Arkansas innovator and entrepreneur James Hendren and his wife Carol have presented UALR’s College of Science and Math a $50,000 pledge to provide funding needed to take scientific research from the laboratory to the marketplace.
Often laboratory researchers run out of grant money used to develop their innovation just when they need it to bridge the gap from the development phase to commercialization. The $50,000 fund can provide critical funding for patent fees and other ancillary expenses to get a laboratory discovery transformed into a new small business.
“This is a gift that is different than what we traditionally receive here at UALR,” said Dr. Michael Gealt, dean of the College of Science and Math. “This will help with research because it can be difficult to receive funding to move a project forward toward commercialization.
Hendren, former president, chief executive officer, and then chair of Arkansas Systems, Inc. (ARKSYS) led the company from a small 4-employee entrepreneurial business to a $12 million internationally known organization in the early era of commercial computing. The company wrote automated teller machine and bank electronic transaction software for small and medium banks across the country and later overseas.
The firm was one of the first Arkansas-based high tech companies to develop global status in the computer-based economic sector.
He was among the business leaders who saw that creation of a school of engineering and information technology was needed for central Arkansas to grow that industry. UALR’s Donaghey College of Engineering and Information Technology (EIT) was born.
Hendren has served on the Arkansas Science and Technology Authority board and helped organize the Association of Knowledge-based Companies, for which he has served as vice president.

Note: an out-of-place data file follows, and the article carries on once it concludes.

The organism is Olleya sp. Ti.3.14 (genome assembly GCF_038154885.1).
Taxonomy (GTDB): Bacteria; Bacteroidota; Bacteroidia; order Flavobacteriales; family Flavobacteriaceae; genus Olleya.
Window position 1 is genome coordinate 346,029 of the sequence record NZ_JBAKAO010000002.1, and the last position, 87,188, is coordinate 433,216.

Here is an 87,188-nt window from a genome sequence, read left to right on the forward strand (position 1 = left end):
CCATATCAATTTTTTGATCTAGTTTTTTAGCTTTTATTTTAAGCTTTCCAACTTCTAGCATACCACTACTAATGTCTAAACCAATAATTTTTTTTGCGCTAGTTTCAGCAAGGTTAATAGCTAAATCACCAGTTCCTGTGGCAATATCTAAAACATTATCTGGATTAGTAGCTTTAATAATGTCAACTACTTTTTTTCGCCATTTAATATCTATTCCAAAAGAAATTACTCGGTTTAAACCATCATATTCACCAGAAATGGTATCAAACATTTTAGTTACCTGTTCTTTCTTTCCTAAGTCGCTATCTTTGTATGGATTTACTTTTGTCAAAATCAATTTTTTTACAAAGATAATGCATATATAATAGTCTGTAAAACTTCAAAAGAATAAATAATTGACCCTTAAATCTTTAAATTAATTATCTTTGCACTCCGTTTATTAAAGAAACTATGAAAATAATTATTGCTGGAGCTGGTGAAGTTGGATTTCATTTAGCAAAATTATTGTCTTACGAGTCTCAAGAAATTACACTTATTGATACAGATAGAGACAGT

He played a role in the creation of Accelerate Arkansas, a group with the goal of raising the average wage in Arkansas to the national average by 2020.
“We firmly believe that the way you will do that is you build companies that are wealth-generating and pay high wages, so that means an educated work force, and I’m involved in education areas,” Hendren said in an interview with the Arkansas Democrat-Gazette.
Hendren was the organizing chairman of the Science, Technology, Engineering and Math (STEM) Education Coalition – a group of educators, scientists, engineers, and technicians that are geared toward supporting science, technology, engineering and math education for students and teachers.
The STEM educational background produces the workforce for innovation and commercialization of new opportunities, and the advancement of existing industry through technology, which makes Arkansas more competitive and produces better jobs that are high paying.
“He is just driven to make the state competitive,” said Jerry Adams, president and chief executive officer of the Arkansas research Alliance and a member of the UALR Board of Visitors. “I have grown to appreciate his insight to economic development and the fact that he cares enormously about this state. If you know that James Hendren has taken responsibility for something, you know it’s going to happen and happen right.”